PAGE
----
The conference was held within the project “Preparatory Project for a Society-wide Dialogue Platform on SDGs for Serbia” supported by the Swiss Government and implemented by Center for Advanced Economic Studies (CEVES). Switzerland supported the project with 39 000 Euros, with the aim to initiate a dialogue The event was organized prior to a fall 2018 season that starts with a UN Mainstreaming, Acceleration and Policy Support (MAPS) mission and moves on to an upcoming regional conference on SDGs for exchange of regional experiences.

 

Final Results of the Call for Project Proposals

Center for Advanced Economic Studies (CEVES) within the project “Using Sustainable Development Goals to Reposition Social Science Research: Pilot project” and published Call for proposals “Towards Meeting the Sustainable Development Goals in Serbia: Job Quality and Economic Structure, How are They Linked?” announces the final results of the evaluation and selection process of received applications.

The Selection Committee have selected and awarded the best evaluated applicant: University Metropolitan – FEFA.

After period of complaint had expired, the Committee determined Final assessment and selection list of applications. Since CEVES did not receive any complaint, the details on the Final assessment and selection list remained the same as the Report on the evaluation and selection process of applications with preliminary results.

Please find enclosed Decision on the Final assessment and selection list of submitted applications; and Report on the Final assessment and selection list.

Decision on the final assessment

Report on the final assessment and selection list

CEVES announces call for associates and job vacancies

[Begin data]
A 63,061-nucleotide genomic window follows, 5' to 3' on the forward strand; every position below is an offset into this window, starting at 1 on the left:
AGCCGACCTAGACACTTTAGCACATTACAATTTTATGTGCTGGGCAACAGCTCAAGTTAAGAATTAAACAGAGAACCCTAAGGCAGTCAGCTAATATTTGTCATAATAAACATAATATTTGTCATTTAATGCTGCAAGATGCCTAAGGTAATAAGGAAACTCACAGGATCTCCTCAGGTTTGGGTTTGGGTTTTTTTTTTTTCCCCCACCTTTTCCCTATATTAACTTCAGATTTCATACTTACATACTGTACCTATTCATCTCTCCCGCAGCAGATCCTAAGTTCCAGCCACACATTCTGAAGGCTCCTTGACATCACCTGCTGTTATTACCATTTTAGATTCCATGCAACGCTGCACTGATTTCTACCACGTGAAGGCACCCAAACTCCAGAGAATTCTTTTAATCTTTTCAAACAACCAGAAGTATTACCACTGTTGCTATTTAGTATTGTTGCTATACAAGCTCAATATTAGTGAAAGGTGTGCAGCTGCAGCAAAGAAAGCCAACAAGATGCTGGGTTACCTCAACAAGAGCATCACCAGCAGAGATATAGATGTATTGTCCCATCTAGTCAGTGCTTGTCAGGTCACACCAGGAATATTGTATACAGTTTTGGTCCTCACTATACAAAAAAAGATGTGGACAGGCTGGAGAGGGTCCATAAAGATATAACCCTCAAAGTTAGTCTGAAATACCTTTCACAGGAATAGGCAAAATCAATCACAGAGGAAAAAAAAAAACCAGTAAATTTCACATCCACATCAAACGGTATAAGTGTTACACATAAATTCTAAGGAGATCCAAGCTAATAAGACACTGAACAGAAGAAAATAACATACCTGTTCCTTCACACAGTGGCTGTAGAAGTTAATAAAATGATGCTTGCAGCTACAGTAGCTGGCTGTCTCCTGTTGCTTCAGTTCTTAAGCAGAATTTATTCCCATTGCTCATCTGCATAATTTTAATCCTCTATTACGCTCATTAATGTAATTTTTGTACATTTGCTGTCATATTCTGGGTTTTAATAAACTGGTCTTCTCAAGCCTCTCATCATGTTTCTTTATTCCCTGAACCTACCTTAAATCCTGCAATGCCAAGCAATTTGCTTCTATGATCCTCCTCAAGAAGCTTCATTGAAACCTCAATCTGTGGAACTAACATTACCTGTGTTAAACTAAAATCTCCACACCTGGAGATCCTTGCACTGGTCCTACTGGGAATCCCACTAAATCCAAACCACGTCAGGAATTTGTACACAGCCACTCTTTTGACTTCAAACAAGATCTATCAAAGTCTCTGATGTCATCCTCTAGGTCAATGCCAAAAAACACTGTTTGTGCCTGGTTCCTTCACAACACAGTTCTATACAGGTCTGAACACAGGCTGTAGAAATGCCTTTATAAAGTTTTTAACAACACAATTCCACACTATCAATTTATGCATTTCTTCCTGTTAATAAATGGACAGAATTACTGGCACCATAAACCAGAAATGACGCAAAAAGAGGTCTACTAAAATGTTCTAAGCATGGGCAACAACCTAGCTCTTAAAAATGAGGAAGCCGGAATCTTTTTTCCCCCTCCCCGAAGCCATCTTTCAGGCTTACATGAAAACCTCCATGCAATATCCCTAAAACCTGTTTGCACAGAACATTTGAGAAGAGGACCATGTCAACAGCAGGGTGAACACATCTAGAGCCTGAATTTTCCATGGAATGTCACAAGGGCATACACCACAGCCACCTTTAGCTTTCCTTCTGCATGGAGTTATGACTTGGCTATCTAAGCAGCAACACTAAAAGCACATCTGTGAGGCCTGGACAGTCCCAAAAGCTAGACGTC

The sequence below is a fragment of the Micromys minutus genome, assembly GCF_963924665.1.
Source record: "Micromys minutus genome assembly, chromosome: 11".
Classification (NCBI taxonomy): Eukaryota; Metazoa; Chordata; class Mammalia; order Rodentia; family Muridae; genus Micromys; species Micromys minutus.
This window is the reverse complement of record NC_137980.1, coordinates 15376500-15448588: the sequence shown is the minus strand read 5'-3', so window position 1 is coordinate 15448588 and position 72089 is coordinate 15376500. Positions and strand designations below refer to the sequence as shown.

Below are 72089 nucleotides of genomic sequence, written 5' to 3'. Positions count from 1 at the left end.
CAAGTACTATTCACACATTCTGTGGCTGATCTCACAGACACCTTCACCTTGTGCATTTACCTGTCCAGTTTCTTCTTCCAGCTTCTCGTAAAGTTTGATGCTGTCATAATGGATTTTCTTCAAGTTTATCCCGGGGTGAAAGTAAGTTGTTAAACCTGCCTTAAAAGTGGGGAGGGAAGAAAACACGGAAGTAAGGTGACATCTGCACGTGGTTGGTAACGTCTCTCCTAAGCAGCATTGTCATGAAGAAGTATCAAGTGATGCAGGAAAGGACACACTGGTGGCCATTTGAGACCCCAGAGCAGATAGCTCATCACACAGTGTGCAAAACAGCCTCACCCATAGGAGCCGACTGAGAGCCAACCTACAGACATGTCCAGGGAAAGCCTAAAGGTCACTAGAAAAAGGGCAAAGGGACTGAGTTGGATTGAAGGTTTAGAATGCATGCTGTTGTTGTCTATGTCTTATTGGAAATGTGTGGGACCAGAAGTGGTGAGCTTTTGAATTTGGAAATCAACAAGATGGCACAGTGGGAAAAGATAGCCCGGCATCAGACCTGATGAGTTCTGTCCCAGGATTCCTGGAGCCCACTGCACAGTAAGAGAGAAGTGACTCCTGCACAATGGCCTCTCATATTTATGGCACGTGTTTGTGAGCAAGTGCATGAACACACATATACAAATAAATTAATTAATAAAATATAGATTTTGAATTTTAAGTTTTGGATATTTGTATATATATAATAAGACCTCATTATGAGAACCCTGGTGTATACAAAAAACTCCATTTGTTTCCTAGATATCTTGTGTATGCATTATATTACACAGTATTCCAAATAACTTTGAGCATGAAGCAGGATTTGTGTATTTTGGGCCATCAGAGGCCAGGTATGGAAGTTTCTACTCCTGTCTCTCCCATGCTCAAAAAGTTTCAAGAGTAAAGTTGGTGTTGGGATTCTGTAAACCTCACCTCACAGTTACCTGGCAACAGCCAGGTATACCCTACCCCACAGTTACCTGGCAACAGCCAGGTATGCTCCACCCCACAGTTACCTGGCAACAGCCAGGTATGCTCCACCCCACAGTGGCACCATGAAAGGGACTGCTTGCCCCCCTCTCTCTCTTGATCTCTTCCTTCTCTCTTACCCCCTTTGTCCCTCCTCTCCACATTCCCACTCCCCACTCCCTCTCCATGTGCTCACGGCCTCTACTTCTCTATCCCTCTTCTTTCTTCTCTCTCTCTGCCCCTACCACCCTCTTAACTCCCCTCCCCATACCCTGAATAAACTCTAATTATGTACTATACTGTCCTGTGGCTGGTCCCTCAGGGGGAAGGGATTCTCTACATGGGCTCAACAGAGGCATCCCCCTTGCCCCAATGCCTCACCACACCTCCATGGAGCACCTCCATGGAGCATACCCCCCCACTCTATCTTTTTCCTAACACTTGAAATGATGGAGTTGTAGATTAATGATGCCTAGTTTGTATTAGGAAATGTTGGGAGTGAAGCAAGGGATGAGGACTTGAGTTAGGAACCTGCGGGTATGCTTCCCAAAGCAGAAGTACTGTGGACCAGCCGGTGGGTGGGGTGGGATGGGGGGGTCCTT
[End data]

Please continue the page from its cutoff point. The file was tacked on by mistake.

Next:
1. Economist, Lead researcher
2. Economist, Researcher
3. Economist, analyst

 

Please send your CV and motivation letter to office@ceves.org.rs by June 22nd, 2018. Please quote if you are appying for permanent work position, or as an associate/consultant on project(s). In the motivation letter, describe what would you like to work on, why you are interested to work in CEVES, and what are your strong / weak sides. The motivation letter should not exceed one page. Please note that honesty is recognized and appreciated.

The selected candidates will be invited to testing and interview starting 01.07.2018. Candidates who applyed for project cooperation will be contacted separately.

Additional note – validity of the call:

  • Job vacancy:
    • First cut will be made on June 22, 2018, when we will approach to validating received applications and inviting selected candidates for testing;
    • The call will be opened even after 22.06.2018, unless we find suitable candidates in the received applications by that date, thus we encourage you to apply after 22.06.2018 as well.
  • A call for for associates is open.

Full text of the call – available only on Serbian.

Workshop “How Quality of Economic Growth Works on Human Development”

March 28th, 2018 Niš

The Center for Advanced Economic Studies held a third workshop on March 28, 2018, entitled “How Quality of Economic Growth Works on Human Development”. The workshop was held within the project “Using the Sustainable Development Goals as a Guide to Redirecting Social Sciences Research: A Pilot Project” which supports the PERFORM project (PERFORM is a project of the Swiss Agency for Development and Cooperation implemented by HELVETAS Swiss Intercooperation and the University of Freiburg), as a part of the wider “Preparatory Project Platform for Social Dialogue on Sustainable Development Goals in Serbia” supported by the Swiss Agency for Development and Cooperation.